Xenoblade Chronicles 2 got some support with the announcement of upcoming DLC. The most noteworthy bit of information was the return of Shulk and Fiora from the first game. Fighting sensation Dragon Ball FigtherZ will be coming to the Switch later this year, as well. Seeing it’s gorgeous visual style in handheld mode will be a treat, for sure.
Naturally, Pokemon had a pretty significant presence this year. We got a deep dive into Let’s Go Pikachu and Let’s Go Eevee, showing that the games are sticking fairly true to the core mechanics of the mainline games, with some key differences.
Another announcement was Daemon X Machina and it is looking to be a riot and unlike anything else on the system.
What Was Missing?
There were a few noticeable absences from Nintendo’s E3 briefing, however. (We’ll have a deeper look into some of the conference’s most glaring omissions soon.) Metroid Prime 4, first revealed last year, was nowhere in sight. Neither was next year’s mainline Pokemon title, though considering we have a Pokemon game coming out in November, that makes sense.
The rumored Retro-produced Star Fox Grand Prix didn’t get a reveal, either. To be fair, we’re still not sure if that game exists. But overall reactions have been positive, so it would have been a great moment to see it get confirmed. Despite the wishes of many, Animal Crossing did not even get a mention this year. We’ve heard a new Pikmin game is in development for years now, but still no word. Yoshi, now delayed to 2019, was notably absent as well.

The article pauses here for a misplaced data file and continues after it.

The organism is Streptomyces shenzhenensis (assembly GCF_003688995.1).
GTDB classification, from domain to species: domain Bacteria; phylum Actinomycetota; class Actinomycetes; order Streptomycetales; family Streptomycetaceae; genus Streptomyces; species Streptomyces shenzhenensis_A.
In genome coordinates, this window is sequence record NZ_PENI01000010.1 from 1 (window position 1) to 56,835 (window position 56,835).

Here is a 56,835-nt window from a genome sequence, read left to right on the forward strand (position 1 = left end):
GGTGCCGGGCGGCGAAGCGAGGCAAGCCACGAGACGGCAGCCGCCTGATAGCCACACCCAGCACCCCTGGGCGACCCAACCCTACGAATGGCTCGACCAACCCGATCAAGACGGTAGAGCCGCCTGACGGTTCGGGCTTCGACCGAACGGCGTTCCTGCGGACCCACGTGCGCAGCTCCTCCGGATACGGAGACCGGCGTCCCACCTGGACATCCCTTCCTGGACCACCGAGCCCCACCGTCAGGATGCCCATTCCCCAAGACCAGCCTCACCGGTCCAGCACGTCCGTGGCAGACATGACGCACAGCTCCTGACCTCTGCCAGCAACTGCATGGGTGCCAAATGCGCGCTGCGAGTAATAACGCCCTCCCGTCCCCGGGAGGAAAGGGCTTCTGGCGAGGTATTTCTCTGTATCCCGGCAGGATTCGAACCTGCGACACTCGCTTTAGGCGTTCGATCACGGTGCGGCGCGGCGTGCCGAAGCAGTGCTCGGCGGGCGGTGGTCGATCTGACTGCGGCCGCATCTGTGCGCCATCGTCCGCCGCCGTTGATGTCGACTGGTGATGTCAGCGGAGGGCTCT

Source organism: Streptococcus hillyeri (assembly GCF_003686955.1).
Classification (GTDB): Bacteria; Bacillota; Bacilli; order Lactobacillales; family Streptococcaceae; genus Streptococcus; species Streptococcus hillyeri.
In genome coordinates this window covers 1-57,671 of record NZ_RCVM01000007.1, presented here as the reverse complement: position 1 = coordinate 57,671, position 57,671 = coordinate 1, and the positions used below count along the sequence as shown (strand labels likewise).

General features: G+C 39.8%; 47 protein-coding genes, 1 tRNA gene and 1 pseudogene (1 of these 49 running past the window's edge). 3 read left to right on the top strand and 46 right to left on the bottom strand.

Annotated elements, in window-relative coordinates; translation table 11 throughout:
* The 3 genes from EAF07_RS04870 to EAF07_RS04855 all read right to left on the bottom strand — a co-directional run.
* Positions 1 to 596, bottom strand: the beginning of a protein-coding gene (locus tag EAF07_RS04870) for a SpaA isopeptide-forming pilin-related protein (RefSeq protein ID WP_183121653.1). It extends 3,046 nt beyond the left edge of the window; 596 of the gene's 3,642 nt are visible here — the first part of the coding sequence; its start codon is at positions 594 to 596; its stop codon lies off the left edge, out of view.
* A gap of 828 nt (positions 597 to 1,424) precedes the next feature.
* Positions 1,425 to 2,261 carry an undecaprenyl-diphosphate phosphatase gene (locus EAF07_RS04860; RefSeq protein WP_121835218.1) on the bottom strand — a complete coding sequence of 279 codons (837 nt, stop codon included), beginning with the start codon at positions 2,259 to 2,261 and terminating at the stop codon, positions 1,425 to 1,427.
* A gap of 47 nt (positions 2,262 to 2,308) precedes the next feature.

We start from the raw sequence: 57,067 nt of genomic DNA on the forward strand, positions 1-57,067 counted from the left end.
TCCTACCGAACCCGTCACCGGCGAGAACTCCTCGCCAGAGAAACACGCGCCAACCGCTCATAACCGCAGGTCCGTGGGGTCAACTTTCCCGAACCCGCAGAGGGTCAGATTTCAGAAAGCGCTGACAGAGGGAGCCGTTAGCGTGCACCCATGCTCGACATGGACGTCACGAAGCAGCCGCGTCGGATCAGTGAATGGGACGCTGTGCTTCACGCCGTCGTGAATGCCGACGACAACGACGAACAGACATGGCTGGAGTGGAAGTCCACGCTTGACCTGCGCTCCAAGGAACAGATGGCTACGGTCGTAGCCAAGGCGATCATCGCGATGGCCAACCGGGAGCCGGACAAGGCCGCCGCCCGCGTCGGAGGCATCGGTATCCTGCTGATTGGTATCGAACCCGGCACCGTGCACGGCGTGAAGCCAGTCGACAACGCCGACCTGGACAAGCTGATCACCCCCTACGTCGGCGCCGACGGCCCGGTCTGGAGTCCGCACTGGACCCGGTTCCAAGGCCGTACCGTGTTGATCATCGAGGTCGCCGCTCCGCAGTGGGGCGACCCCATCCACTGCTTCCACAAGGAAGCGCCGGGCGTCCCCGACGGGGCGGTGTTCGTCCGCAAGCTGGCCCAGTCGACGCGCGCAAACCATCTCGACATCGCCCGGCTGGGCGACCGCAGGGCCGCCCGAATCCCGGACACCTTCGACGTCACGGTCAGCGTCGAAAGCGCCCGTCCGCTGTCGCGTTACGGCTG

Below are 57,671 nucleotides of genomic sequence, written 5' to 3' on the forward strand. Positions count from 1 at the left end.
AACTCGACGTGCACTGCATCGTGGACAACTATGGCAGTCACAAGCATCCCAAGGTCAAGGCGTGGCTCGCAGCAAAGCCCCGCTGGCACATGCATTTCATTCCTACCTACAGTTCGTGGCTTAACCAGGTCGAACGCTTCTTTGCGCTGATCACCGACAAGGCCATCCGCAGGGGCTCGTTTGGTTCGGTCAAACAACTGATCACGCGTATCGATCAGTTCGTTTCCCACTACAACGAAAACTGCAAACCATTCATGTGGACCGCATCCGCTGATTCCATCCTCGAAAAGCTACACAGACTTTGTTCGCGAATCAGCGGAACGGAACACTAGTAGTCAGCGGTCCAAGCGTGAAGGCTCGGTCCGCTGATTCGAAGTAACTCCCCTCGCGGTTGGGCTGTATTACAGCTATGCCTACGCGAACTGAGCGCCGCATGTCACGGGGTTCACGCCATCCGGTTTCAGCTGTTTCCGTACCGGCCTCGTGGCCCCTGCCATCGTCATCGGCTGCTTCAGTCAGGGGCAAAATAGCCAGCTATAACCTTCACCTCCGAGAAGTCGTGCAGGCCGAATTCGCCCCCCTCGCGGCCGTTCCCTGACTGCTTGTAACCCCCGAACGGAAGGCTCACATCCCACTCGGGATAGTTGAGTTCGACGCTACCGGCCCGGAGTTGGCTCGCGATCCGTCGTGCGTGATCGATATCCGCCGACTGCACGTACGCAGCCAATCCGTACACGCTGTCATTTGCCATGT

Sure, we probably should have expected to not see much in the way of big reveals. Nintendo even said as much. But Nintendo is also a company that likes to surprise. Just look at last year’s briefing. It was a little disappointment we didn’t get updates on Nintendo’s other big franchises.
Some were disappointed by Nintendo’s showing at E3 this year. They’ve definitely had better years, that’s for sure. But that’s not to say Nintendo didn’t have a lot of goodness to show us. We knew going in that Super Smash Bros. would be the central focus of their E3 efforts. If you’re disappointed by what they showed us, maybe it’s because of skewed expectations.
On the other hand, the fact that a lot of Nintendo franchises still have not appeared on Switch led to hope that maybe this would be the year we see them. Nintendo didn’t show a heck of a lot this year, but don’t let that fool you into believing that the Switch is already doomed. 2018 has already been another high for the company, and with Super Smash Bros. and Pokemon still on their way, the system is sure to be a hot item this holiday season.
Really though, this year’s E3 has been notable for not having a lot of unexpected reveals. Outside of Microsoft, the other conference mostly comprised of games we’ve, at the very least, already known of. The future is still bright for the Switch. Pokemon and Metroid are coming for sure. A new Animal Crossing is likely for next year. And at this point, it’s likely we’ll see new The Legend of Zelda and Mario games in the next couple of years.
If you’re disappointed by Nintendo’s showing at E3 this year, that’s fine. Understandable, even. But don’t take that to believe the Switch is doomed. In fact, it’s far from doomed. There’s one thing for sure. The next few years will be an exciting time to be a Nintendo fan.